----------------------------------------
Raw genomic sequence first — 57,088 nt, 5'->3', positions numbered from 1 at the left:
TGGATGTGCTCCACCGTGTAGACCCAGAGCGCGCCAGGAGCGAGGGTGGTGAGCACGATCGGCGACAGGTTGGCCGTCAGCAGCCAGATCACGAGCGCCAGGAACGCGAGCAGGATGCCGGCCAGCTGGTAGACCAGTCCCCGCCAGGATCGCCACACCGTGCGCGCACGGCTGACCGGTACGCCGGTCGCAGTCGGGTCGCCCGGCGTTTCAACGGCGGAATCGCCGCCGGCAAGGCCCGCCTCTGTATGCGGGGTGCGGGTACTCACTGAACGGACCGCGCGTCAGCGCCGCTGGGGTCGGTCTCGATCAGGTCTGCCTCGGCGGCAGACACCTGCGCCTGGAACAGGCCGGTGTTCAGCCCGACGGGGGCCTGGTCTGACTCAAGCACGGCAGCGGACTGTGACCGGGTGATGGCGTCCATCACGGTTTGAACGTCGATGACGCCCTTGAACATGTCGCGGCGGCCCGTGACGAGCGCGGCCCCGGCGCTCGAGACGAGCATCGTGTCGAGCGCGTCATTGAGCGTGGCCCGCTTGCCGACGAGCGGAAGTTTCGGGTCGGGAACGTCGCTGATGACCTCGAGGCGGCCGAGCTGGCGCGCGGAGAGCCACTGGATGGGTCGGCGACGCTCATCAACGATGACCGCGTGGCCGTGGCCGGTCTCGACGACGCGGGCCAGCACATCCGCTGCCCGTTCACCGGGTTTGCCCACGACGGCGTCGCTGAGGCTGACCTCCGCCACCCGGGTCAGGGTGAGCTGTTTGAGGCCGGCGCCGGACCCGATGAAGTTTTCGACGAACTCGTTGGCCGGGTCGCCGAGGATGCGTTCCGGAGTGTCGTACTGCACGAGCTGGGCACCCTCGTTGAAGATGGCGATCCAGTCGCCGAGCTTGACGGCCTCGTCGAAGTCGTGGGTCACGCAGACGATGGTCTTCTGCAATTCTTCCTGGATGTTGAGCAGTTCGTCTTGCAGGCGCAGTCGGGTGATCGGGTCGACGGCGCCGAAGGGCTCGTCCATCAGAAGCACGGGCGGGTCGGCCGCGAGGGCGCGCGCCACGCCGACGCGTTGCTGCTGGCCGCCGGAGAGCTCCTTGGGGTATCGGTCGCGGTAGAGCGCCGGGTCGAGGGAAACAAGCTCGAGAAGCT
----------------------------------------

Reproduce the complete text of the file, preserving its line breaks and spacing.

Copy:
Raw genomic sequence first — 57,088 nt, 5'->3', positions numbered from 1 at the left:
TGGATGTGCTCCACCGTGTAGACCCAGAGCGCGCCAGGAGCGAGGGTGGTGAGCACGATCGGCGACAGGTTGGCCGTCAGCAGCCAGATCACGAGCGCCAGGAACGCGAGCAGGATGCCGGCCAGCTGGTAGACCAGTCCCCGCCAGGATCGCCACACCGTGCGCGCACGGCTGACCGGTACGCCGGTCGCAGTCGGGTCGCCCGGCGTTTCAACGGCGGAATCGCCGCCGGCAAGGCCCGCCTCTGTATGCGGGGTGCGGGTACTCACTGAACGGACCGCGCGTCAGCGCCGCTGGGGTCGGTCTCGATCAGGTCTGCCTCGGCGGCAGACACCTGCGCCTGGAACAGGCCGGTGTTCAGCCCGACGGGGGCCTGGTCTGACTCAAGCACGGCAGCGGACTGTGACCGGGTGATGGCGTCCATCACGGTTTGAACGTCGATGACGCCCTTGAACATGTCGCGGCGGCCCGTGACGAGCGCGGCCCCGGCGCTCGAGACGAGCATCGTGTCGAGCGCGTCATTGAGCGTGGCCCGCTTGCCGACGAGCGGAAGTTTCGGGTCGGGAACGTCGCTGATGACCTCGAGGCGGCCGAGCTGGCGCGCGGAGAGCCACTGGATGGGTCGGCGACGCTCATCAACGATGACCGCGTGGCCGTGGCCGGTCTCGACGACGCGGGCCAGCACATCCGCTGCCCGTTCACCGGGTTTGCCCACGACGGCGTCGCTGAGGCTGACCTCCGCCACCCGGGTCAGGGTGAGCTGTTTGAGGCCGGCGCCGGACCCGATGAAGTTTTCGACGAACTCGTTGGCCGGGTCGCCGAGGATGCGTTCCGGAGTGTCGTACTGCACGAGCTGGGCACCCTCGTTGAAGATGGCGATCCAGTCGCCGAGCTTGACGGCCTCGTCGAAGTCGTGGGTCACGCAGACGATGGTCTTCTGCAATTCTTCCTGGATGTTGAGCAGTTCGTCTTGCAGGCGCAGTCGGGTGATCGGGTCGACGGCGCCGAAGGGCTCGTCCATCAGAAGCACGGGCGGGTCGGCCGCGAGGGCGCGCGCCACGCCGACGCGTTGCTGCTGGCCGCCGGAGAGCTCCTTGGGGTATCGGTCGCGGTAGAGCGCCGGGTCGAGGGAAACAAGCTCGAGAAGCT